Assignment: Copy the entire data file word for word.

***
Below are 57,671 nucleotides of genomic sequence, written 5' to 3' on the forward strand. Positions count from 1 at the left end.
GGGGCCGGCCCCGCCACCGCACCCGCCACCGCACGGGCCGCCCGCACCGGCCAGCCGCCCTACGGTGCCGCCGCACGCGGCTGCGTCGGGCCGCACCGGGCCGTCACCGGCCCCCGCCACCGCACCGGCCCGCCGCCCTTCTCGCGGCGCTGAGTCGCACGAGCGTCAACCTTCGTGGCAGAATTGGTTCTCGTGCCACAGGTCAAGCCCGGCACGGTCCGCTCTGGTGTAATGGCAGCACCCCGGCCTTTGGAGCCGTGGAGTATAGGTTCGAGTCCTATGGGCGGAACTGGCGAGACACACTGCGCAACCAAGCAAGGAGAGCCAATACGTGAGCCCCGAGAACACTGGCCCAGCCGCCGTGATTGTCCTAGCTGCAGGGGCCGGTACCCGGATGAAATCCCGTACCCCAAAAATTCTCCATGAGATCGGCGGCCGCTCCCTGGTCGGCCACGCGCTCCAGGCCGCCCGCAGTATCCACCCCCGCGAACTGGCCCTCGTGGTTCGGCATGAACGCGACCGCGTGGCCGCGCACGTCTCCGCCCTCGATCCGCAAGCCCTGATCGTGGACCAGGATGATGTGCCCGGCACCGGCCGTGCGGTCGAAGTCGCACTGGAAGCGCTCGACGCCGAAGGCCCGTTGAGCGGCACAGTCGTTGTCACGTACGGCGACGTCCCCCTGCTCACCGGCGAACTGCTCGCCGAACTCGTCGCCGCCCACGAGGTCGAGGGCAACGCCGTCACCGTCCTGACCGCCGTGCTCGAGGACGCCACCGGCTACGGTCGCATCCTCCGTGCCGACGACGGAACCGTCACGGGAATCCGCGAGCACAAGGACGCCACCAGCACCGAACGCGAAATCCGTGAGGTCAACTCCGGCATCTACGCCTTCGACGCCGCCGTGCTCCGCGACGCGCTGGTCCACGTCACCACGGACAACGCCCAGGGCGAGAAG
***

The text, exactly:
Below are 57,671 nucleotides of genomic sequence, written 5' to 3' on the forward strand. Positions count from 1 at the left end.
GGGGCCGGCCCCGCCACCGCACCCGCCACCGCACGGGCCGCCCGCACCGGCCAGCCGCCCTACGGTGCCGCCGCACGCGGCTGCGTCGGGCCGCACCGGGCCGTCACCGGCCCCCGCCACCGCACCGGCCCGCCGCCCTTCTCGCGGCGCTGAGTCGCACGAGCGTCAACCTTCGTGGCAGAATTGGTTCTCGTGCCACAGGTCAAGCCCGGCACGGTCCGCTCTGGTGTAATGGCAGCACCCCGGCCTTTGGAGCCGTGGAGTATAGGTTCGAGTCCTATGGGCGGAACTGGCGAGACACACTGCGCAACCAAGCAAGGAGAGCCAATACGTGAGCCCCGAGAACACTGGCCCAGCCGCCGTGATTGTCCTAGCTGCAGGGGCCGGTACCCGGATGAAATCCCGTACCCCAAAAATTCTCCATGAGATCGGCGGCCGCTCCCTGGTCGGCCACGCGCTCCAGGCCGCCCGCAGTATCCACCCCCGCGAACTGGCCCTCGTGGTTCGGCATGAACGCGACCGCGTGGCCGCGCACGTCTCCGCCCTCGATCCGCAAGCCCTGATCGTGGACCAGGATGATGTGCCCGGCACCGGCCGTGCGGTCGAAGTCGCACTGGAAGCGCTCGACGCCGAAGGCCCGTTGAGCGGCACAGTCGTTGTCACGTACGGCGACGTCCCCCTGCTCACCGGCGAACTGCTCGCCGAACTCGTCGCCGCCCACGAGGTCGAGGGCAACGCCGTCACCGTCCTGACCGCCGTGCTCGAGGACGCCACCGGCTACGGTCGCATCCTCCGTGCCGACGACGGAACCGTCACGGGAATCCGCGAGCACAAGGACGCCACCAGCACCGAACGCGAAATCCGTGAGGTCAACTCCGGCATCTACGCCTTCGACGCCGCCGTGCTCCGCGACGCGCTGGTCCACGTCACCACGGACAACGCCCAGGGCGAGAAG